What to do
A contact tracer may call to tell you you’ve been exposed to COVID-19, from 628-217-6102. We will never ask for your social security number, financial information, or your immigration status.
Stay at home for at least 14 days
You must quarantine for 14 days, starting from the date of your last contact with the person with COVID-19.
If you live with someone who has COVID-19, you must quarantine for 2 weeks after that person finished their isolation. This means your quarantine is likely to be at least 3 weeks total.
Do not go to work. Do not leave your home unless you are getting healthcare. Do not allow visitors into your home, unless they are coming to care for you.
Limit contact with people you live with
Stay in your own room, if you can.
Use a separate bathroom, if you can. If you share a bathroom:
- Turn on fans that pull air out of the bathroom.
- Open windows.
- Wear a face covering.
- Flush the toilet with the lid closed.
- Wash your hands with soap and water for at least 20 seconds.
- Wipe down anything you touched with a disinfectant.
Do not prepare or serve food to others. Keep your own set of utensils, plates, towels, bedding, or other household items. Do not share them.
Limit your contact with pets.
You can get tested, with or without symptoms
Even if you don't feel sick, you can still get tested. You still must finish your 14-day quarantine even if you test negative.
You should definitely get tested if you develop any COVID-19 symptoms:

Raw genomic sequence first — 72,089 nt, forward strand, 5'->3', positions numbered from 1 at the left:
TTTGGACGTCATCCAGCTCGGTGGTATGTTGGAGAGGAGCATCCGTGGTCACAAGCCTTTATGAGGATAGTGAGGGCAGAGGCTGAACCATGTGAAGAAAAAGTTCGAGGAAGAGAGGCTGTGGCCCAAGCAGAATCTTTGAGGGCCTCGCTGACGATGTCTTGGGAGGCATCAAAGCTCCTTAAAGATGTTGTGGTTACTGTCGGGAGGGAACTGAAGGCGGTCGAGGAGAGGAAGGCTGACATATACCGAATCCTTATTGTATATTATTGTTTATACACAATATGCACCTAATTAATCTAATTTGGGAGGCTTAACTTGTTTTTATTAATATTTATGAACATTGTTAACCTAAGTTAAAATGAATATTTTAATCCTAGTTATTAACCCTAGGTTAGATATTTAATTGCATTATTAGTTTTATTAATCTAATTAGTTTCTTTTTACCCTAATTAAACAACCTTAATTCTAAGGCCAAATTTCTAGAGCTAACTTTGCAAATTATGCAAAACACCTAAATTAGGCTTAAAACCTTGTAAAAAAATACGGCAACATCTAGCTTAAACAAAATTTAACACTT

- Fever over 100.4° Fahrenheit or 38.0° Celsius
- Chills (shivering a lot)
- Shortness of breath
- Feeling tired or sore
- Can’t smell or taste anything
- Sore throat
- Runny or stuffy nose
- Diarrhea, feel sick to your stomach, or throw up
You may need to stay home longer if you test positive or feel sick
You can ask friends or loved ones to help
If people ask if they can help, they can:
- Leave food and drinks at your door
- Get you medicine to relieve symptoms
- Help care for children, parents, or other dependents
- Help care for your pets
If friends and family come to help, remind them to wear a face covering and wash their hands.
See guidance from the Department of Public Health
Children or people with special needs
People who need care do not need to isolate themselves at home.
If you work in COVID-19 response, you should still go to work. Follow your employer’s policy.
These workers include:
- Healthcare workers
- Laboratory personnel handling COVID-19 specimens
- Morgue workers
- First responders
- Law enforcement
- Sanitation workers
- 911 and 311 operators
- Emergency management personnel
- City workers assigned as Disaster Service Workers
- People who work in long-term care facilities or homeless shelters
Last updated August 20, 2020